Convenant Marriage Movement at a Standstill
In front of more than 5,000 cheering constituents in a North Little Rock sports arena, Gov. Mike Huckabee took the former Janet McCain to be his lawfully wedded wife Monday night, just as he did nearly 31 years ago, for better or for worse, in sickness and in health, until death do them part. This time, although the actual vows were not repeated, the emphasis was clearly on the “until death” pledge. Upgrading their vows to that of a covenant marriage, a legally binding contract available only in Arkansas, Arizona and Louisiana, the Huckabees hope to jump-start a conservative movement that has shown little sign of moving in recent years. A covenant marriage commits a couple to counseling before any separation and limits divorce to a handful of grounds, like adultery or abuse. “I know that some people have thought this whole thing is cynical, that it’s some sort of marriage-plus or high-octane marriage,” Mr. Huckabee, a Republican and a former Baptist minister, said in an interview before the ceremony. “I think people enter into covenant marriage not because they want a super marriage, but because they understand that marriage is fragile.”
The Huckabees’ ceremony was only the most prominent of a series of events organized over the Valentine’s Day weekend by covenant marriage supporters who say they sense that the time is right to reinvigorate their stalled movement. No state has adopted a covenant marriage law since Arkansas in 2001, while two dozen have considered the idea and declined to embrace it. Even in the three states where it is legal, it is not mandatory and only small numbers of couples have opted for it, somewhere from 1 percent to 2 percent, according to studies. “Truth is, it’s not been much of a movement,” said Steven Mintz, co-chairman of the Council on Contemporary Families, a nonprofit organization of academics and clinicians who study family issues.
But now, after President Bush won a victory that many attribute, in part, to his championing of traditional family values, proponents of covenant marriage sense an opportunity and say they can bring to the movement the same energy that opponents of same-sex-marriage brought to outlaw it in 11 states last year.
Covenant marriage was born out of growing concern about the rise of single-parent families, especially among the poor, and unease among conservatives about no-fault divorce laws, which they say make it too easy to end a marriage. There is also some embarrassment among religious and political leaders in the Bible Belt that many of its states, including Arkansas, have some of the nation’s highest divorce rates. “We really feel the no-fault culture has been destructive,” said Dennis Rainey, president of Family Life, a Christian group based in Little Rock. “There’s something wrong when it’s easier to get out of a marriage than it is to get out of a contract to buy a used car.”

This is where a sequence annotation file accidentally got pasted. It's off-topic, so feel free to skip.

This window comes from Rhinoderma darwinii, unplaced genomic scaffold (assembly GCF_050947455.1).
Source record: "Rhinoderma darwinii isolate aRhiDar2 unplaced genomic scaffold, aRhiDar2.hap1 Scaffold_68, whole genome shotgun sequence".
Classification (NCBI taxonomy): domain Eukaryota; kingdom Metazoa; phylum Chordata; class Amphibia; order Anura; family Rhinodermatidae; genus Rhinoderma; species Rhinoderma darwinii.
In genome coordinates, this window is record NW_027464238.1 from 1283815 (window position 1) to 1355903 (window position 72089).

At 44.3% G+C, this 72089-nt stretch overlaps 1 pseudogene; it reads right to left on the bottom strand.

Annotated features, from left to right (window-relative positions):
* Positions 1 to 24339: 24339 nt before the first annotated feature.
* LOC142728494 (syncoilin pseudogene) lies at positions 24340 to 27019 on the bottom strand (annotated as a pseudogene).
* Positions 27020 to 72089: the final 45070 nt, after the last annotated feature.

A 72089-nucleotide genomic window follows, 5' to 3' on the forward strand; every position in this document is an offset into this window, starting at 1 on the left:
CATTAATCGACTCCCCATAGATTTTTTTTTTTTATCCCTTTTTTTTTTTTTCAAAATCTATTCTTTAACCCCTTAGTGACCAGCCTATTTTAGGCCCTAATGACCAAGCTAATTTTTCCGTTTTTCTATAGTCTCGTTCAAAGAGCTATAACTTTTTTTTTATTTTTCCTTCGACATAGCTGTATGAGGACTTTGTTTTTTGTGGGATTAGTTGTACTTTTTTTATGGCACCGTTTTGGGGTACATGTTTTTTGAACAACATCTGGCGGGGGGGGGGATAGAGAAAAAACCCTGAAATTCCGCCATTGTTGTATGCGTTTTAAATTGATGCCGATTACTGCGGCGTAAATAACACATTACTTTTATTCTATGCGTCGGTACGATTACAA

While the covenant marriage idea strikes me as interesting, it takes an odd approach. Presumably, almost everyone who decides to get married really, really wants it to work out. They love each other and honestly expect to grow old together. That evaporates when life intrudes and they realize that both can’t live exactly as if they were still single, except that they’ve got a roomie. So, simply committing to an extra special marriage up front isn’t going to solve the problem.
To the extent that confering legitimacy on a couple’s relationship is the proper role of the state, it makes sense to increase the barriers of entry and, especially if there are children involved, those of exit. I’m not sure that requiring counseling is particularly helpful, given the vastly different training that clergy and other counselors get (many denominations require graduate degrees; others merely the proclaiming of a calling). Certainly, though, a cooling off period of at least a month seems in order. Also, if precluding serial marriages of the JoLo variety is desired, something along the lines of matrimonial bankrupcy could be imposed, taking away one’s right to remarry for, say, three years after a divorce.
Still, I’m not persuaded that any real solution exists to the divorce problem. A society that where both partners pursue a full-time career is going to have a difficult time maintaining the institution of marriage as a permanent arrangement. Sustaining a marriage was always difficult and many “survived” in the past only because divorce was socially stigmatized and economically devastating. Add to that, though, the increased energy the second partner (almost always, the wife) puts into a career–and thus necessarily not into supervising the household, tending to the children, aiding the other’s career goals, and so forth–and have serious strain. And that’s not even accounting for the additional pressures of both partners now being subject to the need to move, facing layoffs, hidden competition between partners for career success, and myriad other factors. This has also coincided with the decline in the nuclear family, so that fewer of us live near the grandparents, eliminating a previous resource.
- Ann Althouse finds the Huckabee display “utterly repugnant.”
Will Baude is “uneasy” about the covenant concept which violates his libertarian sensibilities.
Jesse Taylor argues, “[I]f we’re going to save marriage, we’ve got to start discouraging it. Too many people get married that shouldn’t. It’s not a good idea, it won’t work, and it’s obvious from the beginning with marginal digging into their personalities.”
Jacob Sullum contends, “Although most people who support covenant marriage presumably oppose same-sex marriage, the policy they advocate points the way toward a separation of marriage and state that would allow people to enter into any mutually agreeable arrangement.”